28 Jun Pinpointing the Development of Osteoarthritis
An estimated 30 million Americans suffer from osteoarthritis (OA), the leading cause of chronic disability in older adults. Nearly half of all adults over the age of 65 have been affected by the development of osteoarthritis, a degenerative joint disease.
OA creates a painful inflammatory response in the joints, resulting in the breakdown of cartilage and damage to surrounding tissues. As OA progresses, it destroys cartilage, the layer of elastic tissue that cushions the ends of bones at the joints. Without this important buffer, bones often become damaged. Over time, OA typically worsens, (especially if left untreated), leading to agonizing pain, swelling, stiffness and loss of mobility.
With funding from the Arthritis National Research Foundation (ANRF), Tao Yang, PhD, an assistant professor and bone disease expert at the Van Andel Research Institute, is investigating the complex web of biochemical cues that regulate skeletal health, including the development of osteoarthritis. In 2017, Dr. Yang was named ANRF’s Frances D. Morongo Memorial Fellow and he was recently awarded a second year of funding for 2018-19.
“We are laying a foundation for future research that will advance our efforts to develop new therapies for osteoarthritis,” says Dr. Yang, whose laboratory studies mechanisms that regulate skeletal physiology and disease development. “Given the prevalence of osteoarthritis and the debilitating effects that it can have, new strategies for treating OA are becoming increasingly urgent, particularly as current treatments for OA are very limited.”
As the global population continues to grow and age, how can Dr. Yang pinpoint specific mutations that drive the development of osteoarthritis?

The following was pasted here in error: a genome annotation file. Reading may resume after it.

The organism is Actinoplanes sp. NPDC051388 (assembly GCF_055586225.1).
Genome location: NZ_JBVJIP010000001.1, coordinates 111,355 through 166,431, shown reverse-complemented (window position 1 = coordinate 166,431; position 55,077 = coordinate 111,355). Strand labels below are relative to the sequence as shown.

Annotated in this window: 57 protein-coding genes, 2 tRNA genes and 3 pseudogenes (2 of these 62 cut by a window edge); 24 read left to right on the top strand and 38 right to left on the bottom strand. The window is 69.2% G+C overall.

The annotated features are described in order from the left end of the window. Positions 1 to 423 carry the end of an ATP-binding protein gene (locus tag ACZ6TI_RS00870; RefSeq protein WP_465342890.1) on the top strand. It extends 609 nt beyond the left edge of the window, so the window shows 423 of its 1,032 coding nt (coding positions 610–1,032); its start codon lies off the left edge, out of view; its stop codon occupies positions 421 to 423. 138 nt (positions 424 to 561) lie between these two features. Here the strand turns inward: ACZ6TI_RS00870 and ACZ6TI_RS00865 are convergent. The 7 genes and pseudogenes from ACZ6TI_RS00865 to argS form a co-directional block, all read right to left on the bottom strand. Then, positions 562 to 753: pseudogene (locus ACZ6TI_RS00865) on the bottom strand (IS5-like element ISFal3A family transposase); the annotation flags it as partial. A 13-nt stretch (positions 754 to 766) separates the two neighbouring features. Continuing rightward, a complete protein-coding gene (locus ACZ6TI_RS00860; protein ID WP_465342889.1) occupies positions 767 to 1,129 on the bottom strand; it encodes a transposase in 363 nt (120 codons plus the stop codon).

Multiple factors contribute to the development of osteoarthritis and the loss of cartilage, including aging, injury and a genetic predisposition. Aging thins joint cartilage, stretches ligaments and weakens bones. Destructive signaling molecules spur wayward inflammatory responses that destroy joints. An additional culprit in the aging process is the exhaustion of stem cells that normally give rise to healthy bones.
A specific mutation in a human protein, first identified in Europe, dramatically raises the risk of OA. Researchers found a decrease in a vital enzyme in patients with osteoarthritis.
“Our idea is that this pathway is so important to maintaining the integrity of the joints that we are looking for ways to enhance its activity or availability to delay the development of OA,” says Dr. Yang.
Thanks to the grants from the Arthritis National Research Foundation, Dr. Yang and his team are continuing to investigate these biochemical pathways using their recently developed, unique model of the disease, which allows them to study OA in a controlled way. “We found that mice without this enzyme aged more quickly,” says Dr. Yang. “We are exploring whether we can protect against osteoarthritis caused by aging or injury by increasing its activity in the cells of the joints.”
In the human body, both bone and cartilage arise from particular stem cells or progenitor cells that also play important roles in skeletal growth and repair. We recently found that a mechanism responsible for protein “tagging” and “de-tagging” can influence the functions and levels of aging-related proteins in skeletal progenitor cells. A disruption of such mechanism in mice results in premature aging in the skeletal system.
Dr. Yang believes his work will one day lead to new ways to slow or reverse human disease. “Using our animal model, we hope to find ways to enhance the effect of this important enzyme in the joints,” he says. “I continue to be inspired by my grandfather, whose OA caused him enormous pain and made him give up his favorite sports. His health then worsened due to his lack of exercise. I realized that osteoarthritis, which is seemingly a disease of the joints, can cause a chain reaction that broadly affects a person’s life style and their overall health.”
Musculoskeletal diseases are among the most common medical problems worldwide. Since OA is a progressive disease, bone degradation inevitably leads to disabling pain and loss of mobility. Researchers in Dr. Yang’s lab are exploring ways to disrupt the degenerative process and improve skeletal health. Thanks to the discovery of this key enzyme, Dr. Yang’s research is bringing hope for a new way to help people prevent bone deterioration and joint damage.